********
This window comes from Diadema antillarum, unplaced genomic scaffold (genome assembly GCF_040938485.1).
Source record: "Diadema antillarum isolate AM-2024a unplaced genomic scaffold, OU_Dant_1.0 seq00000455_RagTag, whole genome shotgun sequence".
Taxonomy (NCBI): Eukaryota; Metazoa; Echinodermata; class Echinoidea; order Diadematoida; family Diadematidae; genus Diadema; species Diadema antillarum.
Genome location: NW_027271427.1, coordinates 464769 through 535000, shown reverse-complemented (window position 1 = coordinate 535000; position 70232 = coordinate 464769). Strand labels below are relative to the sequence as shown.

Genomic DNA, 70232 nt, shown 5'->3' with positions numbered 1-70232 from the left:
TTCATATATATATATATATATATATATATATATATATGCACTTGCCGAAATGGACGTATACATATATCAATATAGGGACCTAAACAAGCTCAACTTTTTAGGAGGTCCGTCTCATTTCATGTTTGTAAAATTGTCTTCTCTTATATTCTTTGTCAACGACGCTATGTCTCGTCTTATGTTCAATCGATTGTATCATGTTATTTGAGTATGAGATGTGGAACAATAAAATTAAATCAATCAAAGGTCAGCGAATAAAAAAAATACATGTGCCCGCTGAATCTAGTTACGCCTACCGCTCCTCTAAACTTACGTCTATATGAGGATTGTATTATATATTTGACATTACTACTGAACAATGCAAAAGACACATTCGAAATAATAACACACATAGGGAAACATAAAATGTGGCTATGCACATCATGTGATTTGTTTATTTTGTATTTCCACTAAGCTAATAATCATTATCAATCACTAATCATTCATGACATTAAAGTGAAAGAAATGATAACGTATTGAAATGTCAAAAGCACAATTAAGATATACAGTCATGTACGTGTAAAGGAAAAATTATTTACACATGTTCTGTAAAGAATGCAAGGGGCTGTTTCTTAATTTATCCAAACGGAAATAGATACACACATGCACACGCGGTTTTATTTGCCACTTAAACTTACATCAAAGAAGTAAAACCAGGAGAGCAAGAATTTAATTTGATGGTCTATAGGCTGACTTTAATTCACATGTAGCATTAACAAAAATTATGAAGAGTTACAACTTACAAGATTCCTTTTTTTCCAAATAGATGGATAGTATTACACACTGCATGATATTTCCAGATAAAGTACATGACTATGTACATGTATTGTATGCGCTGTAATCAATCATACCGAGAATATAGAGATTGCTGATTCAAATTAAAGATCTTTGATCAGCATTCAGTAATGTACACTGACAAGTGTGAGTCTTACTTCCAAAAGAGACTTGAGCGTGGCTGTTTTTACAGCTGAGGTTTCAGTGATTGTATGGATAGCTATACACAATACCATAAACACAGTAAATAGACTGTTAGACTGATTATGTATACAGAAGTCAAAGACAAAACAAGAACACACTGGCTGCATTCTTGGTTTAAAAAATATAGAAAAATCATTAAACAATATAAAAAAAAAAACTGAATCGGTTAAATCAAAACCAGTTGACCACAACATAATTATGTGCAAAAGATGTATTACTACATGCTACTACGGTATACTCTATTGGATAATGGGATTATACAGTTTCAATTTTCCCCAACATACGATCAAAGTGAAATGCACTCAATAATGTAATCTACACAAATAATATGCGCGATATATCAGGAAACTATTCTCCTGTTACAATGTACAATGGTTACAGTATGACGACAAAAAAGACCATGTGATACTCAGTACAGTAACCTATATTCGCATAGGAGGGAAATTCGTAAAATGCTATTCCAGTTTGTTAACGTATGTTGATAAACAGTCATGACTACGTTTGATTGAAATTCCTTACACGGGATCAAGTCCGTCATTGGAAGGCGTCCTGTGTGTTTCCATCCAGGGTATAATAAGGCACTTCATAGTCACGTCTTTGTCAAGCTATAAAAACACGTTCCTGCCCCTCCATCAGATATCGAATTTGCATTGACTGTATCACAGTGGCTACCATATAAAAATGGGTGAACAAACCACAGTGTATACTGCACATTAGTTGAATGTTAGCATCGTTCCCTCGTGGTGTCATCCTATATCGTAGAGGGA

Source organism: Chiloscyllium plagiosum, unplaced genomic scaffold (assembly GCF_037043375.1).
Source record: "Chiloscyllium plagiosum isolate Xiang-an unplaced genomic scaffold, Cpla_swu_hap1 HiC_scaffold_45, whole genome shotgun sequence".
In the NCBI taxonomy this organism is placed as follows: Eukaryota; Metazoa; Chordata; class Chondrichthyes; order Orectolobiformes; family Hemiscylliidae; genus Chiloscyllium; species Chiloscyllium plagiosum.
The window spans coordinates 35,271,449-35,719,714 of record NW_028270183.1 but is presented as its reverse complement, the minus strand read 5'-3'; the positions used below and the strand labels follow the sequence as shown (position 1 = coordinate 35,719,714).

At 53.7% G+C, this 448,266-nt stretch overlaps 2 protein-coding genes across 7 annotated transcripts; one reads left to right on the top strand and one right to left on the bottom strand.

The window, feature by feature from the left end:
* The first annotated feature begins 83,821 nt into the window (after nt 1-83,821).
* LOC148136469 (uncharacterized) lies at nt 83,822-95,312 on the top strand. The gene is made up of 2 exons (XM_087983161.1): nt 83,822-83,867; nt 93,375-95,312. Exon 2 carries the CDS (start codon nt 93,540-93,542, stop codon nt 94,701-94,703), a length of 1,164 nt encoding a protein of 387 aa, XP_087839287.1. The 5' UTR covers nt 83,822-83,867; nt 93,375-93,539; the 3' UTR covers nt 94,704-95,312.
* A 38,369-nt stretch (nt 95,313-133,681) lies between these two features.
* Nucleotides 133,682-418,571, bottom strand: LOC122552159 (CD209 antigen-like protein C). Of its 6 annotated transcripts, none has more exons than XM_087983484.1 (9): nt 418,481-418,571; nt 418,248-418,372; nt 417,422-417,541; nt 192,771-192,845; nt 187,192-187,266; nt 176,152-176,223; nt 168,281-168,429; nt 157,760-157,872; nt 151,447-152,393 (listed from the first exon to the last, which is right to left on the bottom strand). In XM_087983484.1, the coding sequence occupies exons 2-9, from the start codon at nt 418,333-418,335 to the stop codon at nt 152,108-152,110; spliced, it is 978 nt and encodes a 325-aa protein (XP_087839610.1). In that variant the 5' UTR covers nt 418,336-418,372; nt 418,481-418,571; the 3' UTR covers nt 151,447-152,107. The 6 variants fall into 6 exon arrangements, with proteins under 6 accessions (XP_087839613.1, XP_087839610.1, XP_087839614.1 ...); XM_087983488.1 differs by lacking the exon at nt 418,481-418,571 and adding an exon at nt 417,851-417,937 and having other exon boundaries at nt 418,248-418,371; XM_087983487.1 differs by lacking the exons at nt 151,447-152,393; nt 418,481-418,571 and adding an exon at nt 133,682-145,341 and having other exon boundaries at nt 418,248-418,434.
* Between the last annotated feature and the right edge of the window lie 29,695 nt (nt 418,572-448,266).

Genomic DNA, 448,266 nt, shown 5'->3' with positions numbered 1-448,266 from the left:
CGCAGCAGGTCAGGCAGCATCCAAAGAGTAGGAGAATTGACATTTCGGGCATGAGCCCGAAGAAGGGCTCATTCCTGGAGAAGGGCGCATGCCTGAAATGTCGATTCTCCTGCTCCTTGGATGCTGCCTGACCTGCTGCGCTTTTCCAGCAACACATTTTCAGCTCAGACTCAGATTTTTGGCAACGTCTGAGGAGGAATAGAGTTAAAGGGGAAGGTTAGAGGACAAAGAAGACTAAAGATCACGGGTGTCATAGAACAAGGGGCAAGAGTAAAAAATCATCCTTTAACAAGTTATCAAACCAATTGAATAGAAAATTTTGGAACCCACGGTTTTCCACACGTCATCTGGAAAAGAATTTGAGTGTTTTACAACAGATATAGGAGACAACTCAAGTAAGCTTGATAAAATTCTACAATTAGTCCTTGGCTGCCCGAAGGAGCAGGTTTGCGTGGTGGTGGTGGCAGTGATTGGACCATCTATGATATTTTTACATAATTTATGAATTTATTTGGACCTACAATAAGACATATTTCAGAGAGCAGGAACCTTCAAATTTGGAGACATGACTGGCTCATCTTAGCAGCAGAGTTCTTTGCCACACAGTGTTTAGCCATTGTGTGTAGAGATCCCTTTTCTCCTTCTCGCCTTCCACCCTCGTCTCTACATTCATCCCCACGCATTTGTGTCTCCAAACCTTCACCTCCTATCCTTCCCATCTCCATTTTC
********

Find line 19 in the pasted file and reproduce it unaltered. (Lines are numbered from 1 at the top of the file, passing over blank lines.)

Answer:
CGCAGCAGGTCAGGCAGCATCCAAAGAGTAGGAGAATTGACATTTCGGGCATGAGCCCGAAGAAGGGCTCATTCCTGGAGAAGGGCGCATGCCTGAAATGTCGATTCTCCTGCTCCTTGGATGCTGCCTGACCTGCTGCGCTTTTCCAGCAACACATTTTCAGCTCAGACTCAGATTTTTGGCAACGTCTGAGGAGGAATAGAGTTAAAGGGGAAGGTTAGAGGACAAAGAAGACTAAAGATCACGGGTGTCATAGAACAAGGGGCAAGAGTAAAAAATCATCCTTTAACAAGTTATCAAACCAATTGAATAGAAAATTTTGGAACCCACGGTTTTCCACACGTCATCTGGAAAAGAATTTGAGTGTTTTACAACAGATATAGGAGACAACTCAAGTAAGCTTGATAAAATTCTACAATTAGTCCTTGGCTGCCCGAAGGAGCAGGTTTGCGTGGTGGTGGTGGCAGTGATTGGACCATCTATGATATTTTTACATAATTTATGAATTTATTTGGACCTACAATAAGACATATTTCAGAGAGCAGGAACCTTCAAATTTGGAGACATGACTGGCTCATCTTAGCAGCAGAGTTCTTTGCCACACAGTGTTTAGCCATTGTGTGTAGAGATCCCTTTTCTCCTTCTCGCCTTCCACCCTCGTCTCTACATTCATCCCCACGCATTTGTGTCTCCAAACCTTCACCTCCTATCCTTCCCATCTCCATTTTC